Today, we’re bringing you a presentation from our Acton Lecture Series program from January 2020 with Adam MacLeod, professor of law at Faulkner University, explaining the rise of morality in public discourse.According to MacLeod, our most contentious controversies today are moral. Political neutrality has failed. We disagree not only about questions of efficiency and democracy but also about what is right to do and who we are becoming as a people. We have not yet understood the implications of this shift in public reasoning from discourse about political ideals to debates about moral imperatives. To disagree well and to flourish together despite our differences, we need to understand the sources of our moral ideas. MacLeod’s lecture examines the roots of our disagreement and advances a proposal for doing difference well. We can preserve civil liberties and pluralism by grounding rights in moral reasons, which provide a more secure foundation for civil rights.Adam MacLeod - Faulkner UniversityUpcoming Acton Institute EventsHow to talk about rights in our polarized age - Acton Line podcast See acast.com/privacy for privacy and opt-out information.
On December 2nd, 2020, the economist Walter E. Williams passed away at the age of 84.Williams worked his way out of grinding poverty in the Philadelphia housing projects to chair George Mason University’s economics department. Over his career he authored 10 books and more than 150 other publications, and become one of the most recognized commentators on our American public life of the last four decades. Williams spread his message of racial equality, the dignity of work, and the morality of capitalism through his syndicated newspaper column, PBS documentaries, and frequent radio and TV appearances.Today, we feature a presentation that Dr. Williams gave in 1994 for the Institute’s Acton Lecture Series, discussing the legitimate role of government in a free society.A quick heads up: as we mentioned, this audio is from 1994. Our production team has done a lot of work to clean it up, but in the beginning of the talk Dr. Williams’ audio is very faint. Rather than cut out the beginning of his remarks, we’ve left them in. If you want to skip ahead to where the audio becomes clearer, then you can jump to the 7:46 mark in the podcast. See acast.com/privacy for privacy and opt-out information.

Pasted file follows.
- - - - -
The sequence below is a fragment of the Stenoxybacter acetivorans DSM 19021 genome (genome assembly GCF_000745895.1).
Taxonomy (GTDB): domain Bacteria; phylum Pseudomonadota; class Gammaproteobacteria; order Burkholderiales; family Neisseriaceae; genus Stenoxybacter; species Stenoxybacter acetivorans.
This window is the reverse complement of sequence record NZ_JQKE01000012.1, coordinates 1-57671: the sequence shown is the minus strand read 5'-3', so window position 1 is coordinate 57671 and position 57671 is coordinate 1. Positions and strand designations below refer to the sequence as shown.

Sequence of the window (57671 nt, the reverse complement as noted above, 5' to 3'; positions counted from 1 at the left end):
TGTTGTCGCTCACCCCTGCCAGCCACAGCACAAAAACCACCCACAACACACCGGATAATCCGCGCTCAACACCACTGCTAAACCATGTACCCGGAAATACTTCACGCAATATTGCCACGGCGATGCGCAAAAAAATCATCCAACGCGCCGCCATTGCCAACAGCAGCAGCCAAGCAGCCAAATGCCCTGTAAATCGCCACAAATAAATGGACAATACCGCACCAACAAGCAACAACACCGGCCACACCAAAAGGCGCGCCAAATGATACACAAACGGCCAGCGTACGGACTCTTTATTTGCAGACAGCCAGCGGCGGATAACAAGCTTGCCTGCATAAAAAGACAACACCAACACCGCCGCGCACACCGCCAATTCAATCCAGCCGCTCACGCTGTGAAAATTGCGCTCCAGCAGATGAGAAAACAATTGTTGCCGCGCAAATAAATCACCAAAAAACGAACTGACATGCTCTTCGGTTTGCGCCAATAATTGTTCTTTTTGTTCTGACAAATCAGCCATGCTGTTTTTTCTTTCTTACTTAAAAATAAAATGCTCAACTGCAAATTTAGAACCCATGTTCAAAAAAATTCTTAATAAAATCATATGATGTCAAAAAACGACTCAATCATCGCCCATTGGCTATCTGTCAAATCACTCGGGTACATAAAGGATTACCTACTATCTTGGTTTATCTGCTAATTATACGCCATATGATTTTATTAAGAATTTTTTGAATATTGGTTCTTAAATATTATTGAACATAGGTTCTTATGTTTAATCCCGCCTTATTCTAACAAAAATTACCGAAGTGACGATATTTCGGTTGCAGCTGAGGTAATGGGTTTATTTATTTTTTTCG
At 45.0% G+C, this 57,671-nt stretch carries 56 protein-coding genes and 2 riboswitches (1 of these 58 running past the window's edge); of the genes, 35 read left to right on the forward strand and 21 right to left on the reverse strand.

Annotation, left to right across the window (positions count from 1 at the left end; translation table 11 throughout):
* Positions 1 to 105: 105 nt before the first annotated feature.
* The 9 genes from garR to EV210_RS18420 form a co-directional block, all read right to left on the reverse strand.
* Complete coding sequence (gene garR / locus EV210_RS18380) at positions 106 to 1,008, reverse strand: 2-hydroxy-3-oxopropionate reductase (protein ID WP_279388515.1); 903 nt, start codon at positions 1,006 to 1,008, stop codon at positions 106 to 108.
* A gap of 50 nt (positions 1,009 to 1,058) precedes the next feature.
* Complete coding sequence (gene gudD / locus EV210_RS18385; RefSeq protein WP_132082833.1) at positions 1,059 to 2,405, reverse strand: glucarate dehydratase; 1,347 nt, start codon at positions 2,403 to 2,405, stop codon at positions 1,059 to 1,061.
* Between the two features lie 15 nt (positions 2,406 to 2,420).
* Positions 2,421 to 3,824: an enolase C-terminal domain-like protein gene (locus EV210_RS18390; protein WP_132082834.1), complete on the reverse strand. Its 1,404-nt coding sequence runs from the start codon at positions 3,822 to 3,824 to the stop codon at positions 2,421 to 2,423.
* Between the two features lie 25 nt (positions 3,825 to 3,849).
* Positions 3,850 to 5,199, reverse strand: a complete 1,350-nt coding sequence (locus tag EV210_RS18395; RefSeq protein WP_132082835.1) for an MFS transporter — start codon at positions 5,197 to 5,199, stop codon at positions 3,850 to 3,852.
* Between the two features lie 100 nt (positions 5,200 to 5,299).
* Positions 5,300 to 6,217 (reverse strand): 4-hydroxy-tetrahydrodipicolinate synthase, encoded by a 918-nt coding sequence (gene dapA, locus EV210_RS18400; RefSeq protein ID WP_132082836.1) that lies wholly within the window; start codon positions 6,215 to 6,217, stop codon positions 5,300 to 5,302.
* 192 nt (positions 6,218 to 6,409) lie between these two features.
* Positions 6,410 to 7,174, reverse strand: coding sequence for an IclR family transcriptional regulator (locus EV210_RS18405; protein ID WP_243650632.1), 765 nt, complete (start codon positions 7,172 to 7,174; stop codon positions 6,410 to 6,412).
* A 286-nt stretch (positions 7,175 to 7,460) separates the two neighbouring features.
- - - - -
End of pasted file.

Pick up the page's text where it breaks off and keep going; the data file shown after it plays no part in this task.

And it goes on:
In this Acton Lecture Series program from December 3rd, 2020, founder of the Grand Rapids Center for Community Transformation Justin Beene addressed the topic of transformational leadership in a time of crises. Today’s “new normal” demands authentic leaders who are grounded and yet reflective. Many of us go through life without a rhythm of both reflecting and discerning. Beene discusses how leaders can grow and contribute to the flourishing of our families, organizations, and culture during a time of crises.About Justin BeeneGrand Rapids Center for Community Transformation See acast.com/privacy for privacy and opt-out information.
In this Acton Lecture Series program from November 5, 2020, Acton Institute's Eric Kohn spoke with David French, senior editor at The Dispatch, about the outcomes of the 2020 election and his new book, “Divided We Fall: America's Secession Threat and How to Restore Our Nation.”In “Divided We Fall,” French surveys the landscape of a politically and culturally polarized America, examining the true dimensions and dangers of this widening ideological gap. Just two days after the 2020 election, French analyzed the impacts the election outcomes (to the extent that they were known) could have on an increasingly divided and tribalistic nation, with each faction believing their distinct cultures and liberties are being threatened by an escalating violent opposition. See acast.com/privacy for privacy and opt-out information.
It might come as a surprise, but poverty rates in the developing world are dropping dramatically. In fact, economic growth in developing nations has far outpaced the growth of high income countries. Thus, not only has the world experienced a historic reduction in poverty over the last twenty-five years, but global income today is much more equal than at any time in the last 100 years. This event presents the good news about poverty alleviation.This event was co-sponsored by America's Future Foundation. See acast.com/privacy for privacy and opt-out information.
How Republican Senator Arthur Vandenberg forged a consensus that helped make the American Century. See acast.com/privacy for privacy and opt-out information.